The salad was a bit more colorful. My dressing consisted of juice of one orange, olive oil, a little bit of mustard, a dash of sweetener (I used coconut nectar), a splash of apple cider vinegar to cut the sweetness, and a little salt and pepper. At the market I picked up a huge head of frisee, which is bitter and pretty and ought to stand up well to a strong, sweet dressing like that, so I pulled out the more tender greens in the middle, washed them, and gave them a quick spin to dry before tossing. Hazelnut parmesan was quick and easy–handful or two of nuts with a generous shake of nooch and let it ride (in the spice grinder, food processor, or blender, you pick your poison)–and ultimately tossed with the salad and extra sprinkled on to serve, along with those beautiful pomegranate jewels.

Fall cooking is possibly the most fun. So many great vegetables are still available, and between MoFo and Thanksgiving prep, I’ve got menus on my mind. This was a quiet weeknight dinner on a hot “what seasons?” kind of night, but maybe for a minute those nuts and seeds meant a little something, even to me.

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#VeganMoFo Day 13: Kitchen tour

Confession: I am a messy, messy person. My kitchen is seldom fully clean. So please, no judgment? I clean deeply before any guest situation (i.e. Thanksgiving), thanks to my clean-freak mom. Here’s a picture of the heart of the space from one of these better times…

That said, I’m really happy with my kitchen. It has a lot of storage, a great layout between the stove, sink, and cutting board.

Since we bought this house, I was able to pick out a stove I love (convection oven, five gas burners), get a large, solid maple cutting board that enjoys a permanent home of the corner of the kitchen island, and collect some fancy tools: clay pot rice cooker, high-speed blender, decent food processor, stand mixer (which I do not use daily, so it lives in the pantry)…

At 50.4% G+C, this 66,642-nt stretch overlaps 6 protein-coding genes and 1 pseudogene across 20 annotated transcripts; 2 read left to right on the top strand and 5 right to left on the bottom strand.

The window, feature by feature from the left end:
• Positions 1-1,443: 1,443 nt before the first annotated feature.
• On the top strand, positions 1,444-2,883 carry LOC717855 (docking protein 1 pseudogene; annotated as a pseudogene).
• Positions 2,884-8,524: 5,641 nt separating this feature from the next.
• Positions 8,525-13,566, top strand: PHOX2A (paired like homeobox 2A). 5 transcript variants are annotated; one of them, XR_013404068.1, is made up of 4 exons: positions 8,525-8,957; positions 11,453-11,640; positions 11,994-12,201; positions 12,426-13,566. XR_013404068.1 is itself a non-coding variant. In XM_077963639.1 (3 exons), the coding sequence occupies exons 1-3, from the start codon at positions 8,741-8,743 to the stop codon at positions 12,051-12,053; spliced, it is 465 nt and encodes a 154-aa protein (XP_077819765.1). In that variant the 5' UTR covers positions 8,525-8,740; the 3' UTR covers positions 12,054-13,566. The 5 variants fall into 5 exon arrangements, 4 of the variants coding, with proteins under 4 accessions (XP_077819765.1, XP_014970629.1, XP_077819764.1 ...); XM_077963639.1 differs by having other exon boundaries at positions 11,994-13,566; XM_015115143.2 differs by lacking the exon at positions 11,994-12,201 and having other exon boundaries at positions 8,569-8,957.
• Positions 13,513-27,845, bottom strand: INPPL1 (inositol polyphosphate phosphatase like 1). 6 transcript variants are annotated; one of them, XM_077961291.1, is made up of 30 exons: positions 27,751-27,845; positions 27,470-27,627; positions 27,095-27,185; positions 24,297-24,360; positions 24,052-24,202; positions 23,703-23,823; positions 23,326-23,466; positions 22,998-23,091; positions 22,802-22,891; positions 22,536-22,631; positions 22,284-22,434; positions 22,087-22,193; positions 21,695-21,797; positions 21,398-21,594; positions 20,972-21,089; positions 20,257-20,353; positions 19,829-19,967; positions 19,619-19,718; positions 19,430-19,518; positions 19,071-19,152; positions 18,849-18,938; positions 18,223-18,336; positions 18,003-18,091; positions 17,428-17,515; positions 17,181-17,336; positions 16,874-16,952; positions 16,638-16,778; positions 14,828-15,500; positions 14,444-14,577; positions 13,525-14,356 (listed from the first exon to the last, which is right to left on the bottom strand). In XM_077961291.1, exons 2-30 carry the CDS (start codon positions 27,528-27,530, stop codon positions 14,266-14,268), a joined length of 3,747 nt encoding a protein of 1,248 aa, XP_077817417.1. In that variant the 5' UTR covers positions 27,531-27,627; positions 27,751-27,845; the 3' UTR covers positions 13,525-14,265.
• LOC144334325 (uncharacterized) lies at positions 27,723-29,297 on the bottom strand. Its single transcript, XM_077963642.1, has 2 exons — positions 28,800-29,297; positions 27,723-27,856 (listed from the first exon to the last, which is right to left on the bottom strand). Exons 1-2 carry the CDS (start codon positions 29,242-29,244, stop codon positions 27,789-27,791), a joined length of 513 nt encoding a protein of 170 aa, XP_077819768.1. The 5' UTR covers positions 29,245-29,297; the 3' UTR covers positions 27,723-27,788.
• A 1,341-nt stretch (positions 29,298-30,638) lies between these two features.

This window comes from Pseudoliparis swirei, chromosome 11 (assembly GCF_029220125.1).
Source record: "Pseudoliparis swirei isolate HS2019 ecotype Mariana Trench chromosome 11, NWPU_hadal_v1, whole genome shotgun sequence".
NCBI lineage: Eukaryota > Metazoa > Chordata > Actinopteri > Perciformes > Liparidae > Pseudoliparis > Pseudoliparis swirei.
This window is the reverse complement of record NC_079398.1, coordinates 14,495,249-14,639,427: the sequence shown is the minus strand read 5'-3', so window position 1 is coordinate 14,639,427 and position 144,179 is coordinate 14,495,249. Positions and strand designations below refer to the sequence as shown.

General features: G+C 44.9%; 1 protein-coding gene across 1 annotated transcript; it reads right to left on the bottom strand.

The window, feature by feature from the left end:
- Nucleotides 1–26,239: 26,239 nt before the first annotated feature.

The pantry is a large closet with deep shelves, but moths tend to like it, so we try to store grains, pastas, beans, etc. in water-tight containers. The large pantry also lets us store extra-large amounts of things like expensive olive oil (in a box with a spigot, so we keep refilling a bottle) and super-good pasta.

Finally, the fridge. Ah, it’s always a disaster. Leftovers that overstay their welcome; condiments that expired but we didn’t get around to tossing; fresh herbs just past their prime. But I always find room for each week’s market haul and keep on top of it with a magnetic whiteboard.

Anyway, there you have it: my kitchen, sins and all. It’s where I feel my most creative and in control. It’s where I come to do what needs to be done and where I go to clear my mind at the end of a long workday. If I could change anything, it would be my own messiness–or at least to hire someone to help keep it all in check. And maybe a better faucet. Yeah…

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Thanksgiving prep is being documented over on Flickr:

Our menu is non-traditional, as usual: Greek theme on Thanksgiving proper; Mexican-inspired the night before. Different guests for each (different sides of boyfriend’s family). My mom came down on Saturday to prep with me. It’s a blast.